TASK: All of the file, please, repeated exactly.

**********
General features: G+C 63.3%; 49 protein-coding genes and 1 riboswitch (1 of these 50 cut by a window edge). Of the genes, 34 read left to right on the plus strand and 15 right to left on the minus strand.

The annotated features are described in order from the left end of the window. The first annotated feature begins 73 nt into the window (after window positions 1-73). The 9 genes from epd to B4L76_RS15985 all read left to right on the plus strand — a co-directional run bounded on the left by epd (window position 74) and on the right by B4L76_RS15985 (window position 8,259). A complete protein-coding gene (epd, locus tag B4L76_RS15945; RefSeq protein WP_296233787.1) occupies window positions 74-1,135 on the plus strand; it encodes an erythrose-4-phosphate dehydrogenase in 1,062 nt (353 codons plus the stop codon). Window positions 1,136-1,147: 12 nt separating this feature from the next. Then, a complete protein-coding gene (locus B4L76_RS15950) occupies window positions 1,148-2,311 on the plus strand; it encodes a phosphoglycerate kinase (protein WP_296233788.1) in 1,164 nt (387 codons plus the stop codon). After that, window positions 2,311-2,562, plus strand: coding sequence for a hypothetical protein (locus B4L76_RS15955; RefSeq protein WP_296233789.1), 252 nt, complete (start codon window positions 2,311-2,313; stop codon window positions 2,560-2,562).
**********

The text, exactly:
General features: G+C 63.3%; 49 protein-coding genes and 1 riboswitch (1 of these 50 cut by a window edge). Of the genes, 34 read left to right on the plus strand and 15 right to left on the minus strand.

The annotated features are described in order from the left end of the window. The first annotated feature begins 73 nt into the window (after window positions 1-73). The 9 genes from epd to B4L76_RS15985 all read left to right on the plus strand — a co-directional run bounded on the left by epd (window position 74) and on the right by B4L76_RS15985 (window position 8,259). A complete protein-coding gene (epd, locus tag B4L76_RS15945; RefSeq protein WP_296233787.1) occupies window positions 74-1,135 on the plus strand; it encodes an erythrose-4-phosphate dehydrogenase in 1,062 nt (353 codons plus the stop codon). Window positions 1,136-1,147: 12 nt separating this feature from the next. Then, a complete protein-coding gene (locus B4L76_RS15950) occupies window positions 1,148-2,311 on the plus strand; it encodes a phosphoglycerate kinase (protein WP_296233788.1) in 1,164 nt (387 codons plus the stop codon). After that, window positions 2,311-2,562, plus strand: coding sequence for a hypothetical protein (locus B4L76_RS15955; RefSeq protein WP_296233789.1), 252 nt, complete (start codon window positions 2,311-2,313; stop codon window positions 2,560-2,562).